Johnson joined another local avant-rock band, Hamster Theatre in 1996, and suggested to its leader, accordionist and bassist Dave Willey that he join a new incarnation of Thinking Plague. Willey agreed and recommended Deborah Perry as a singer. At much the same time, Kerman moved to Denver and rejoined the band. With existing members Harris and Hotle the new Thinking Plague began recording new material that Johnson had written. In early 1998 the finished tracks were sent to Drake (now living in France) for mixing and production, and the result was Thinking Plague's fourth album, In Extremis, released in 1998 by Cuneiform Records.
In Extremis was rated the top album in 1998 by Gnosis, and its success resulted in new concert appearances for the band. A new member, Matt Mitchell on keyboards was recruited to replace Hotle who had left after the making of In Extremis, and Thinking Plague performed at the 1999 ProgDay Festival, followed by a tour of the eastern and mid-western United States. In June 2000 the band played at NEARfest, a recording of which was mixed three years later by Drake and released as Upon Both Your Houses in 2004 by NEARfest Records. In July 2000 the band toured France and Italy.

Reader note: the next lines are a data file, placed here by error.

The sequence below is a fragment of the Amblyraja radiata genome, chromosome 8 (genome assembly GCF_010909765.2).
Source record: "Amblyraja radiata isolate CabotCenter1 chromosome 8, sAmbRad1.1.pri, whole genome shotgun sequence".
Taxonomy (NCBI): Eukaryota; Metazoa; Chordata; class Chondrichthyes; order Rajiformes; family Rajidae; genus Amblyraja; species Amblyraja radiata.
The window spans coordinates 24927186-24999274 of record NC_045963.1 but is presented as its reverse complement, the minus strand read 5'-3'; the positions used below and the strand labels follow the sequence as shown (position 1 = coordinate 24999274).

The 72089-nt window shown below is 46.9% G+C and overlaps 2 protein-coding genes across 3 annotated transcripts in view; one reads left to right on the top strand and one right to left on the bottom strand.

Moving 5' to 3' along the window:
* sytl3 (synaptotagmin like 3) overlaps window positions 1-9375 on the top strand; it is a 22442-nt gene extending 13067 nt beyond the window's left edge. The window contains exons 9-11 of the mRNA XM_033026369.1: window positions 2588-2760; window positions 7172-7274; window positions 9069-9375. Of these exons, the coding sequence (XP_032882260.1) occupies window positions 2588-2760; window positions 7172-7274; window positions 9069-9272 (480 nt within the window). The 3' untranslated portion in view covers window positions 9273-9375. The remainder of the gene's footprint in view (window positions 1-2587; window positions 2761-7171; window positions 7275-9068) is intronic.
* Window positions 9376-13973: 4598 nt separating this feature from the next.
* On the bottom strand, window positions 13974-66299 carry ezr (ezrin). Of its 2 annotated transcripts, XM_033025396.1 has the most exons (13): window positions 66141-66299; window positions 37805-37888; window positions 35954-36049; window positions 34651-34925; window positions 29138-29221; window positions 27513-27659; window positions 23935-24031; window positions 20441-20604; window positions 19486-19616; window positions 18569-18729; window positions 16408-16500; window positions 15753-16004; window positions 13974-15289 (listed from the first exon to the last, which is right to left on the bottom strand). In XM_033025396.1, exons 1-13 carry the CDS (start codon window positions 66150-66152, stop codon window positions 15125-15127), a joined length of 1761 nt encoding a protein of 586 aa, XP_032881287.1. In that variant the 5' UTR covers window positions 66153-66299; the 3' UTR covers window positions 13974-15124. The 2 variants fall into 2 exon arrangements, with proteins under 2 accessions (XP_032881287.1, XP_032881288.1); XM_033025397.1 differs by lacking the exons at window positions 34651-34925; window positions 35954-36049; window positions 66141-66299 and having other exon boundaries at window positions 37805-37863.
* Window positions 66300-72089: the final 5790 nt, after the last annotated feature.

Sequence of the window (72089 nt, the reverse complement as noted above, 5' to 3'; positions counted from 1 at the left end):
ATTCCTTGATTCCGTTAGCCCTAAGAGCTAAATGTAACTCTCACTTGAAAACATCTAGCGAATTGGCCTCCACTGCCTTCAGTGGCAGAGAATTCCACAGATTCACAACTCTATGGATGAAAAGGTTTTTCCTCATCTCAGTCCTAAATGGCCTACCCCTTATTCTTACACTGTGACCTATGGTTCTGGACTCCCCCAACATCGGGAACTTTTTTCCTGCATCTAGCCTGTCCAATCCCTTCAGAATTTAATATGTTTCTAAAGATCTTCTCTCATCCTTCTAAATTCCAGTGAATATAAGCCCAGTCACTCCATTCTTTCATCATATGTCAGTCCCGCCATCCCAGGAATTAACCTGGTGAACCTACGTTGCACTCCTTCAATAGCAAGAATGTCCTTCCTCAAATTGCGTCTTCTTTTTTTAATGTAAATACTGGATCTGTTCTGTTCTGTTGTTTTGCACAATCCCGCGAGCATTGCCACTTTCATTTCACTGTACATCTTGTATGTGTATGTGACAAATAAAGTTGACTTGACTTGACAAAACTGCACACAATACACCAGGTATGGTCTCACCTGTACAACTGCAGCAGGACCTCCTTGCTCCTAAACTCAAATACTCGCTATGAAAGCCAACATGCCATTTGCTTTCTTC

After the concerts in Europe, Kerman left the band and was replaced by ex-Sleepytime Gorilla Museum drummer David Shamrock. Work began on a new album, A History of Madness, which was released in September 2003 by Cuneiform Records. It was recorded over a period of two years, with half the band members flying into Denver from across the United States to add their contributions. A History of Madness was the first Thinking Plague album that Bob Drake did not produce; Johnson and Mark McCoin, of the Brave New Audio studio where the album was recorded, did all the mixing.